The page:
Boaters of all kinds are drawn to Lake County’s Clear Lake, especially with the arrival of the summer holidays and hot, sunny weather.
Anglers from all over the country come for the world-class bass fishing.
The lake is also very popular with water skiers, tubers, sailboats and other recreational boaters.
With visitors coming from so many varied and unknown locations, there is a very real threat that certain “aquatic hitchhikers” could infiltrate Clear Lake.
These include dangerous, invasive species such as Zebra and Quagga Mussels, which have been known to destroy the entire ecosystem of a lake. Accordingly, Lake County has become very protective of its waters.
All trailered vessels must undergo a screening process before launching at any body of water in Lake County. Each vessel stored anywhere outside of the county must be screened at least monthly, and re-screened after having been launched in any out-of-county body of water.
Violators caught launching without being screened are subject to a hefty fine of up to $1,000.
The screening process is relatively quick and simple. A brief application must be filled out, and the screening agent will ask a few questions about where the boat has been recently. There is a $10 fee for the screening.
Stickers demonstrating that the boat has passed the screening must be displayed on the boat and on the trailer.
Screenings are available at most marinas and tackle stores around the lake.
A list of screening locations is available at www.nomussels.com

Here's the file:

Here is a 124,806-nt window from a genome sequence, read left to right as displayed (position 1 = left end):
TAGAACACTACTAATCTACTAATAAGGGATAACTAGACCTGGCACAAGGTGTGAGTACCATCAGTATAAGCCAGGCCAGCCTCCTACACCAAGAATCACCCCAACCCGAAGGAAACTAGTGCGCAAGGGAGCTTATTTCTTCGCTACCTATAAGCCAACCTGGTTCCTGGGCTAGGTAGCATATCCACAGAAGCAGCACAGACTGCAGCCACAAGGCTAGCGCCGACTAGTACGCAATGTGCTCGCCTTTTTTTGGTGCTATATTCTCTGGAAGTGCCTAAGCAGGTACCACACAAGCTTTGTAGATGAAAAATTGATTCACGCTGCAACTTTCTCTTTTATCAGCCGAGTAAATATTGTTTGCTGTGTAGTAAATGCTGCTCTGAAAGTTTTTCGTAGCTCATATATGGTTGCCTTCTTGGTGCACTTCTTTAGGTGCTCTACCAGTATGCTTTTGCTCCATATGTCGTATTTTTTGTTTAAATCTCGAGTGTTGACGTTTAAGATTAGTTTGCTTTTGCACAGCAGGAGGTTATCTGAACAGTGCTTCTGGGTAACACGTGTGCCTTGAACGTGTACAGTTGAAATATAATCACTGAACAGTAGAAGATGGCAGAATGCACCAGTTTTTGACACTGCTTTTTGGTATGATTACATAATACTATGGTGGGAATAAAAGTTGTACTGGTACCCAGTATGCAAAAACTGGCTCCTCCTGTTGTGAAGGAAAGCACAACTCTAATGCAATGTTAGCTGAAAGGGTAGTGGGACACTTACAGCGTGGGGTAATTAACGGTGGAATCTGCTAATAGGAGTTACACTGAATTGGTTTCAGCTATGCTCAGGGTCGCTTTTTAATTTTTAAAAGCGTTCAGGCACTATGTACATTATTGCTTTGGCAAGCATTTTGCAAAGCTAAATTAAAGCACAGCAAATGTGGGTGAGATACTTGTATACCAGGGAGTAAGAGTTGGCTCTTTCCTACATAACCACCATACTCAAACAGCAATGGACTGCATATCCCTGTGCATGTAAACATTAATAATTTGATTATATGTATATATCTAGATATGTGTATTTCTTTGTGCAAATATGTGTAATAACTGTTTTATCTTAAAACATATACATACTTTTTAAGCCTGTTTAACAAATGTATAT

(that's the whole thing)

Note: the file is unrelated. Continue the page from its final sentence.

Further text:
Make sure you call ahead to make sure the location is open before you go.
On a recent trip to the lake, I failed to plan ahead properly and lost out on some prime fishing time.
We had arrived at Clear Lake State Park near Kelseyville right at dawn, hoping to catch the early topwater bass bite. The entrance kiosk to the park advertises that the screening stickers are available there, and the aforementioned website lists the hours open as “sunrise to sunset” every day of the week.
However, by 7:15 a.m. that Sunday morning there was still not a soul in sight, so we had to drive into Lakeport to find an open tackle shop. It seems the state budget cutbacks are impacting its ability to man the kiosk appropriately.
For more information on the screening process, visit the above website or call 263-2556.
These invasive mussels are a threat to all bodies of water.
Lake Berryessa has a self-certification process, with the form available online at http://on.doi. gov/KJ5AOb
Regardless of where you launch your boat, simple precautions will help prevent the spread of invasive species:
• Always remove all visible mud, plants, and animal matter before you leave the launch ramp to go home.
• Remove drain plugs from transom and live wells, and make sure the boat is dry for transport.
• Clean and dry anything that came into contact with the water or mud, including the boat, trailer, rafts, boots, equipment, dogs, etc.